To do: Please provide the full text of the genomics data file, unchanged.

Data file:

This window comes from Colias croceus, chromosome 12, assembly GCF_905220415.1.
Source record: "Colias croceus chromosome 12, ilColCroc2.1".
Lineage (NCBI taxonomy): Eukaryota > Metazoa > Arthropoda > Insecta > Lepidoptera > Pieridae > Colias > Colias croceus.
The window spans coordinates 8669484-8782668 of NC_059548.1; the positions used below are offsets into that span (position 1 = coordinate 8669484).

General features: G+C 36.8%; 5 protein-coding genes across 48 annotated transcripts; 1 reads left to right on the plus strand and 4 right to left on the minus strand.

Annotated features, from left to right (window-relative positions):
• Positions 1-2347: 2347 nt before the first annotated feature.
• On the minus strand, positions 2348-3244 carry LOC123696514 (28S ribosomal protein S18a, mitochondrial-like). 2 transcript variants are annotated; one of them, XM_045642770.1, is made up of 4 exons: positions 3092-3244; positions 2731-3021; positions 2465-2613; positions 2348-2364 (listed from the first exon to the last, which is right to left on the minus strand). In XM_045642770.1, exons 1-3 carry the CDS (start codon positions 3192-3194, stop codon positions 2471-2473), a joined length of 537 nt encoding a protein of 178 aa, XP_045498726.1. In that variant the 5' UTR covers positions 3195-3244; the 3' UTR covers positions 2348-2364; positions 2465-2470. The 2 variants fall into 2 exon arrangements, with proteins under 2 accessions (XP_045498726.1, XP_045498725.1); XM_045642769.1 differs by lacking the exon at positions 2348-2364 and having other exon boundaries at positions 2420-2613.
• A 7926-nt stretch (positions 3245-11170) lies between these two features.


This window comes from Colias croceus, chromosome 12, assembly GCF_905220415.1.
Source record: "Colias croceus chromosome 12, ilColCroc2.1".
Lineage (NCBI taxonomy): Eukaryota > Metazoa > Arthropoda > Insecta > Lepidoptera > Pieridae > Colias > Colias croceus.
The window spans coordinates 8669484-8782668 of NC_059548.1; the positions used below are offsets into that span (position 1 = coordinate 8669484).

General features: G+C 36.8%; 5 protein-coding genes across 48 annotated transcripts; 1 reads left to right on the plus strand and 4 right to left on the minus strand.

Annotated features, from left to right (window-relative positions):
• Positions 1-2347: 2347 nt before the first annotated feature.
• On the minus strand, positions 2348-3244 carry LOC123696514 (28S ribosomal protein S18a, mitochondrial-like). 2 transcript variants are annotated; one of them, XM_045642770.1, is made up of 4 exons: positions 3092-3244; positions 2731-3021; positions 2465-2613; positions 2348-2364 (listed from the first exon to the last, which is right to left on the minus strand). In XM_045642770.1, exons 1-3 carry the CDS (start codon positions 3192-3194, stop codon positions 2471-2473), a joined length of 537 nt encoding a protein of 178 aa, XP_045498726.1. In that variant the 5' UTR covers positions 3195-3244; the 3' UTR covers positions 2348-2364; positions 2465-2470. The 2 variants fall into 2 exon arrangements, with proteins under 2 accessions (XP_045498726.1, XP_045498725.1); XM_045642769.1 differs by lacking the exon at positions 2348-2364 and having other exon boundaries at positions 2420-2613.
• A 7926-nt stretch (positions 3245-11170) lies between these two features.